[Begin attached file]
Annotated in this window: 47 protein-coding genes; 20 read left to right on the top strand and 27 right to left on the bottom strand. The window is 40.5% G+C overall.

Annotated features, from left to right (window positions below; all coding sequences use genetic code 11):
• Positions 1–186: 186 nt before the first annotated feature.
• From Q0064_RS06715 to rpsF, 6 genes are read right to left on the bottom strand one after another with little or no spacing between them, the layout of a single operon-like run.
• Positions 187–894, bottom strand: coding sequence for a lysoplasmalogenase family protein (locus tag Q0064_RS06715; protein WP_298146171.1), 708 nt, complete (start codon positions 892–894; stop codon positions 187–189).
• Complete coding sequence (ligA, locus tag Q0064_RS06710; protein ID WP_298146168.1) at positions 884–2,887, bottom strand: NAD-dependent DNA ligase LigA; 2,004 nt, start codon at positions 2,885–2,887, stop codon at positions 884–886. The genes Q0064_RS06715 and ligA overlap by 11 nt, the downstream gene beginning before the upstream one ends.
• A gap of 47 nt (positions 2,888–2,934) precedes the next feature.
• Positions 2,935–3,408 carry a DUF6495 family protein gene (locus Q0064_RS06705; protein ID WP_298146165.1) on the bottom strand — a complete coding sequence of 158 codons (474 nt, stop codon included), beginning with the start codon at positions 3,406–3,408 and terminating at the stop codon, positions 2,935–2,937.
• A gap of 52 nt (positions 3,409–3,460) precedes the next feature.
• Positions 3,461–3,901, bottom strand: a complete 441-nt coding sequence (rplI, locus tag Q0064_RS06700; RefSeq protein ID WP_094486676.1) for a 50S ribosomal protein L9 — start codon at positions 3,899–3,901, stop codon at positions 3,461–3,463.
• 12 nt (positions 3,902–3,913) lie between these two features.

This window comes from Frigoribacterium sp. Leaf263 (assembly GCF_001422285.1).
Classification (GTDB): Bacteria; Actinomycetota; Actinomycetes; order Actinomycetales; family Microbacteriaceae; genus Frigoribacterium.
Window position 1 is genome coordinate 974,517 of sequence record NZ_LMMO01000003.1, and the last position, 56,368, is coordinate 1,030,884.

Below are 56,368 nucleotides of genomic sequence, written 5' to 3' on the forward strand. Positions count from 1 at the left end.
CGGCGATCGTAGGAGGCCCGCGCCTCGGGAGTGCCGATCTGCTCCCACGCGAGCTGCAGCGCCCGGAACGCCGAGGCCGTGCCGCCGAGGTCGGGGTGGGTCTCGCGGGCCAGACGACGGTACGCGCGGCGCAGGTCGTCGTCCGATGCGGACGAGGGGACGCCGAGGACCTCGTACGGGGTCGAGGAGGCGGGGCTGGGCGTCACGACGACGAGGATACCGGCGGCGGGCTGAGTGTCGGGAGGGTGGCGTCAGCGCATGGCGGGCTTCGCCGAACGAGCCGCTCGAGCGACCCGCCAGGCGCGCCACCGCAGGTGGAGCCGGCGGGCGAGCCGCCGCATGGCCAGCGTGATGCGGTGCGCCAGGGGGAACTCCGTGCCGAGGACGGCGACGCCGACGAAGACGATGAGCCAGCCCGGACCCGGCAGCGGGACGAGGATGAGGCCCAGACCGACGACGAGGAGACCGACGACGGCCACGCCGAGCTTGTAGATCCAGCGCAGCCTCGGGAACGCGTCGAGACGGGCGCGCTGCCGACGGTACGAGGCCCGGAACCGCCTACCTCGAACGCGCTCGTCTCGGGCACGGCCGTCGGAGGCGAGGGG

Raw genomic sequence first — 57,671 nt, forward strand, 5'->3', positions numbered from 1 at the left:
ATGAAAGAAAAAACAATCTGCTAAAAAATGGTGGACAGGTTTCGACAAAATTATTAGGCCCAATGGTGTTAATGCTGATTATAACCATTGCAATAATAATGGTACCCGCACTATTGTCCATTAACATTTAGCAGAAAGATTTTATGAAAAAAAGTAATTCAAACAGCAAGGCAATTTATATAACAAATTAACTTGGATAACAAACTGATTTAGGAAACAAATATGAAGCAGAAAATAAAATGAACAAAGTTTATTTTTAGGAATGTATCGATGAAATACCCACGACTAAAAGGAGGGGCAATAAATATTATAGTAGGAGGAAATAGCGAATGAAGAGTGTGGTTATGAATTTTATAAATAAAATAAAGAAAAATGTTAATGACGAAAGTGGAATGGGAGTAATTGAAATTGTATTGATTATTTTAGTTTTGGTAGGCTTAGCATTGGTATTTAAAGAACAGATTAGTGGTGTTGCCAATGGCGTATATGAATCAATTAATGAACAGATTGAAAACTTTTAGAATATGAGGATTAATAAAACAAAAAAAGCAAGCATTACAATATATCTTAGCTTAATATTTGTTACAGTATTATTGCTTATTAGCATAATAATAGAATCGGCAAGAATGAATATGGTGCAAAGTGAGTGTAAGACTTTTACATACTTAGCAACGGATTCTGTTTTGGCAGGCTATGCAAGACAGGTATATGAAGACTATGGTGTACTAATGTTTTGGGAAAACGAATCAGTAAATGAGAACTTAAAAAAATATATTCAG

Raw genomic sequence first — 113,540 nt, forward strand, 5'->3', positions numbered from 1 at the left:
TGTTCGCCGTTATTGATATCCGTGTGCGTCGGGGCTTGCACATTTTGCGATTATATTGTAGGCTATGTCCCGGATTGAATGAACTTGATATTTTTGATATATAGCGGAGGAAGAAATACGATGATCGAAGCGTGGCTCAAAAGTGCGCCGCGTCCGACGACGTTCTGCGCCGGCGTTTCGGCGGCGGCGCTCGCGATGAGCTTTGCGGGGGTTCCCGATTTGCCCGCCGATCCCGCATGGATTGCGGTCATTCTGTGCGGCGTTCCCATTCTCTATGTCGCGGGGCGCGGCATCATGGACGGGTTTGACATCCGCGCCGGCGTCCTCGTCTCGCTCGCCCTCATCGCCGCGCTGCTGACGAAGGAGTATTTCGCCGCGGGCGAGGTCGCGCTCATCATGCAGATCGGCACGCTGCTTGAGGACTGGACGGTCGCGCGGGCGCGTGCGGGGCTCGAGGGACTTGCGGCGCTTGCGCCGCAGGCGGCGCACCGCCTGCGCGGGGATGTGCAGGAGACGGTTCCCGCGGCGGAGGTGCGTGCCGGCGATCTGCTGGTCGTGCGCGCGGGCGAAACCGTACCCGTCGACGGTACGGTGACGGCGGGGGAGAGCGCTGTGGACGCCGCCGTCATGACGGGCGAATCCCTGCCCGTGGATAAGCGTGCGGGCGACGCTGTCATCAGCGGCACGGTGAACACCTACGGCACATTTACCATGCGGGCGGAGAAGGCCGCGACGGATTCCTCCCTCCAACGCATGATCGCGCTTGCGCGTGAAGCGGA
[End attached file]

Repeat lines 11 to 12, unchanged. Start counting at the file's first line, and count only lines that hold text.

• 12 nt (positions 3,902–3,913) lie between these two features.

This window comes from Frigoribacterium sp. Leaf263 (assembly GCF_001422285.1).